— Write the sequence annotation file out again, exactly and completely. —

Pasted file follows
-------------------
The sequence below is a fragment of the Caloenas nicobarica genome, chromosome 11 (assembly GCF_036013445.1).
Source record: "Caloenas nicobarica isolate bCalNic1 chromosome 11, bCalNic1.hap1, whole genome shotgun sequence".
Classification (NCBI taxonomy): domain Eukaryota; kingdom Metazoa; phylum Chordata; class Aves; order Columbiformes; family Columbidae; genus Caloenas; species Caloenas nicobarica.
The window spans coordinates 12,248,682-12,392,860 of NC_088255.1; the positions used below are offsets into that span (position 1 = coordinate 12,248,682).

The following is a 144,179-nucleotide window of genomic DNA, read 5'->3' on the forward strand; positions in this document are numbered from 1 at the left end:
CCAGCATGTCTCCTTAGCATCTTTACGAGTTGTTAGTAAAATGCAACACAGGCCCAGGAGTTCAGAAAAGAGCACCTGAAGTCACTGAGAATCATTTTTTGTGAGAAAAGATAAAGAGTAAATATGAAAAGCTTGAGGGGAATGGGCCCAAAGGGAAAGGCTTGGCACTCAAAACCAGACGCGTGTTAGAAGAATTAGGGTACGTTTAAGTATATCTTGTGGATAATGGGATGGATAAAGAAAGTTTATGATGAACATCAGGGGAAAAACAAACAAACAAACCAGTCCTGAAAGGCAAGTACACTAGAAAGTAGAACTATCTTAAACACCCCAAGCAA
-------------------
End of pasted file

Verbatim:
The sequence below is a fragment of the Caloenas nicobarica genome, chromosome 11 (assembly GCF_036013445.1).
Source record: "Caloenas nicobarica isolate bCalNic1 chromosome 11, bCalNic1.hap1, whole genome shotgun sequence".
Classification (NCBI taxonomy): domain Eukaryota; kingdom Metazoa; phylum Chordata; class Aves; order Columbiformes; family Columbidae; genus Caloenas; species Caloenas nicobarica.
The window spans coordinates 12,248,682-12,392,860 of NC_088255.1; the positions used below are offsets into that span (position 1 = coordinate 12,248,682).

The following is a 144,179-nucleotide window of genomic DNA, read 5'->3' on the forward strand; positions in this document are numbered from 1 at the left end:
CCAGCATGTCTCCTTAGCATCTTTACGAGTTGTTAGTAAAATGCAACACAGGCCCAGGAGTTCAGAAAAGAGCACCTGAAGTCACTGAGAATCATTTTTTGTGAGAAAAGATAAAGAGTAAATATGAAAAGCTTGAGGGGAATGGGCCCAAAGGGAAAGGCTTGGCACTCAAAACCAGACGCGTGTTAGAAGAATTAGGGTACGTTTAAGTATATCTTGTGGATAATGGGATGGATAAAGAAAGTTTATGATGAACATCAGGGGAAAAACAAACAAACAAACCAGTCCTGAAAGGCAAGTACACTAGAAAGTAGAACTATCTTAAACACCCCAAGCAA